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Mormons baptized slain reporter Daniel Pearl

Wall Street Journal reporter Daniel Pearl was killed by Islamic terrorists in Karachi, Pakistan, in 2002. AFP

Members of the Mormon Church last year posthumously baptized Daniel Pearl, the Wall Street Journal reporter who was captured and killed by terrorists in Pakistan shortly after the Sept. 11, 2001, attacks, according to records uncovered by a researcher in Utah.

Helen Radkey, an excommunicated Mormon who combs through the church’s archives, said that records indicate Pearl, who was Jewish, was baptized by proxy on June 1, 2011, at a Mormon temple in Twin Falls, Idaho.

Mormons baptize deceased Jews and members of other religions as part of a rite intended to give them access to salvation.

But the practice has stirred outrage among some Jewish leaders. In 1995, the church, after meeting with Jewish leaders, agreed to stop baptizing Holocaust victims. Current church policy encourages members to baptize their ancestors, but does not explicitly forbid the baptism of deceased Jews and people of other faiths.


A former reporter at the Berkshire Eagle, Pearl was 38 when he was abducted while reporting in Karachi, four months after the Sept. 11 attacks.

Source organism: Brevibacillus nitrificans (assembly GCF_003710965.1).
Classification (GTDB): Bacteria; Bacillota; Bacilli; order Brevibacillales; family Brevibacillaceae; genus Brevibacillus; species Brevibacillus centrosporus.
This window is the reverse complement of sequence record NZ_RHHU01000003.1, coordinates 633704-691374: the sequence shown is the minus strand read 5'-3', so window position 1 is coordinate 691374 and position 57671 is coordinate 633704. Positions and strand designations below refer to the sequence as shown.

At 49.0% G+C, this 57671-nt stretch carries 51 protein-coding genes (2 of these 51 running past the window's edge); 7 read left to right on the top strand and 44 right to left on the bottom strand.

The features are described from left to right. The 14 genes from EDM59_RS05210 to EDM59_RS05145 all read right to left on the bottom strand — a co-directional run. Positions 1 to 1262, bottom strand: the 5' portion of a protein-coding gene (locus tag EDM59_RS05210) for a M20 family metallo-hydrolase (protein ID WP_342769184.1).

Pearl’s parents, Judea and Ruth, said it was “disturbing news’’ to learn that Mormons had baptized their son, in a rite that they understand was meant to offer him salvation.

“To them we say: We appreciate your good intentions but rest assured that Danny’s soul was redeemed through the life that he lived and the values that he upheld,’’ Judea and Ruth Pearl said in an e-mail. “He lived as a proud Jew, died as a proud Jew, and is currently facing his creator as a Jew, blessed, accepted and redeemed. For the record, let it be clear: Danny did not choose to be baptized, nor did his family consent to this un-called-for ritual.’’

Elie Wiesel, the Holocaust survivor and Nobel laureate whose name and the names of his late father and grandfather had been entered in a database in preparation for the Mormon rite, drew national attention earlier this month when he called on Mitt Romney, a Mormon and Republican presidential candidate, to speak out against the ritual baptism of Jews. Romney’s campaign has directed all questions about posthumous baptisms to church officials.


The Church of Jesus Christ of Latter-day Saints recently apologized after Radkey disclosed that the parents of the Holocaust survivor and Nazi hunter Simon Wiesenthal were posthumously baptized by church members at temples in Arizona and Utah in January. Radkey has also produced records showing Mormons in the Dominican Republic baptized Anne Frank on Feb. 18.

Pearl’s wife, Mariane, who was five months pregnant with their son, Adam, when her husband was killed, said it was upsetting to learn that he was baptized.

“It’s a lack of respect for Danny and a lack of respect for his parents,’’ she said.